A well-researched and extensively documented examination of the nature of the ideological and organisational links between the Taliban and al Qaida since the formation of their respective organisations (and their predecessors) more than 40 years ago. To accomplish their objectives, the authors divide the book into discreet historical periods in Afghanistan since 1970 in which the two organisations and their predecessors played significant roles. It is important to study such links, the authors write, because of a prevailing view which they attempt to debunk that the United States-led coalition’s involvement in Afghanistan has been predicated on the assumption that defeating the Taliban in Afghanistan would deny al Qaida a sanctuary in Afghanistan in which to plan and launch its attacks its worldwide. (p. 334) The authors argue that such an assumption is also faulty because the Afghan Taliban are generally not focused on “internationalist jihadi rhetoric” and, with the exception of Najibullah Zazi, an Afghan immigrant to the United States who had plotted – and subsequently failed – in September 2009 to bomb the New York City subway system, no Afghans have been “involved in an act of international terrorism…” (p. 334) While this contention can be challenged idiomatically as a ‘splitting of hairs’ since, as demonstrated by the case of Faisal Shahzad, the ‘failed’ Times Square bomber in May 2009, he was actually dispatched by the Pakistani (and not the Afghani) Taliban, can one really contend, as do the authors, that the warfare aims of the Afghani Taliban and al Qaida “diverge more often than they converge”? It is likely that the Pakistani Taliban and al Qaida’s operatives remaining in Pakistan are likely to cooperate in many ventures. Once the Afghani Taliban succeed in increasing the territory under their control in the coming years, al Qaida’s influence (and perhaps presence, as well) in those regions will also likely increase. Aside from such quibbling over the actual linkages between the Afghani Taliban, their Pakistani counterparts, and al Qaida in Pakistan, there is much to commend in this important book, which is well-written, well organized, and, based on the authors extensive field work in Afghanistan, reads like a truly inside account of the Afghani Taliban. The authors, who have worked in Afghanistan since 2006, are the founders of AfghanWire, an online research and media-monitoring group that focuses on local Afghan media.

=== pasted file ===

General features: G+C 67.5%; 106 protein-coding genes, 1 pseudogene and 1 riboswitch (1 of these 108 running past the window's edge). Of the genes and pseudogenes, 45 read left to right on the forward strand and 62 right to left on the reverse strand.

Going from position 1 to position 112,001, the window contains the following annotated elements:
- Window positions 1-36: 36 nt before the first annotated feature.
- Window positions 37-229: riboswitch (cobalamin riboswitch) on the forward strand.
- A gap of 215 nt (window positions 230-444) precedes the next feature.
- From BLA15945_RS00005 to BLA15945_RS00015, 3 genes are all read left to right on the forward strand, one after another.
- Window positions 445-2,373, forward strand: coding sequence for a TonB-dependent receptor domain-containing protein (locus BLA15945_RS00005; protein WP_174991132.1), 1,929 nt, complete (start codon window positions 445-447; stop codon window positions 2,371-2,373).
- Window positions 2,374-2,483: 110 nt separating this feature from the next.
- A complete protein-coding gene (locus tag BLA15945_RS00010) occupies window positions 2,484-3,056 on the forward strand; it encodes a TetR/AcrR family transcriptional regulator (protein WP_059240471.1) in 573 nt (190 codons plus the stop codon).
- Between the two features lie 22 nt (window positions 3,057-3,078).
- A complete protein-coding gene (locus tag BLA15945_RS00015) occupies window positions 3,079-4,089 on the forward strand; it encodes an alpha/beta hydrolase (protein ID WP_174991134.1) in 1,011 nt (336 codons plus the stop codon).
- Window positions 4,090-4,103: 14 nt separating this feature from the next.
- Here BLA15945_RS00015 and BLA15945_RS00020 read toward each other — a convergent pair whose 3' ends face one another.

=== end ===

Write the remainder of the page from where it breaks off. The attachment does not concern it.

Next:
Naunihl Singh, Seizing Power: The Strategic Logic of Military Coups. Baltimore, MD: Johns Hopkins University Press, 2014. 264 pages, US$59.95 [Hardcover], ISBN: 978-1-4214-1336-5.

A highly innovative conceptually and empirically-based examination of the role of military coups in causing regime changes, including the overthrow, in certain cases, of democratically-elected governments. To develop his theory of coup dynamics and outcomes, the author conducted extensive interviews with previous coup participants, and, as part of the study’s empirical component, compiled a dataset of 471 coup attempts worldwide from 1950 to 2000. Based on such data, which is discussed the book’s third chapter, the author finds that it is essential to analyse the role and dynamics of discreet military factions, which he categorizes in terms of three types of coup origination, as coups from top military officers, coups from the middle ranks, and mutinous coups from low level soldiers. One of the author’s findings is that successful coups are characterized by a military faction that projects a sense of impending victory at capturing control of their targeted government. The analysis of successful military coup attempts, the author writes, is also applicable to the study of counter-insurgency strategy, as he notes that “During a civil conflict, the side that can gather more popular support is more likely to win, even if civilian support is neither necessary or sufficient.” (p. 229) At the same time, he cautions, it is imperative for a new regime to address the expectations and needs of the civilian population because otherwise any popular support will quickly diminish. This was, for instance,  the case in Iraq following the overthrow of Saddam Hussein’s unpopular regime, when such dissatisfaction led to the breaking out of a new insurgency against the new political order. This study’s findings are especially relevant in the current period following successful coups by the militaries in Egypt and Thailand and the many challenges facing these new rulers in addressing the needs of their populations. The author is an Assistant Professor of international security studies at the Air War College in Alabama.

About the Reviewer: Dr. Joshua Sinai is the Book Reviews Editor of ‘Perspectives on Terrorism’. He can be reached at: [email protected].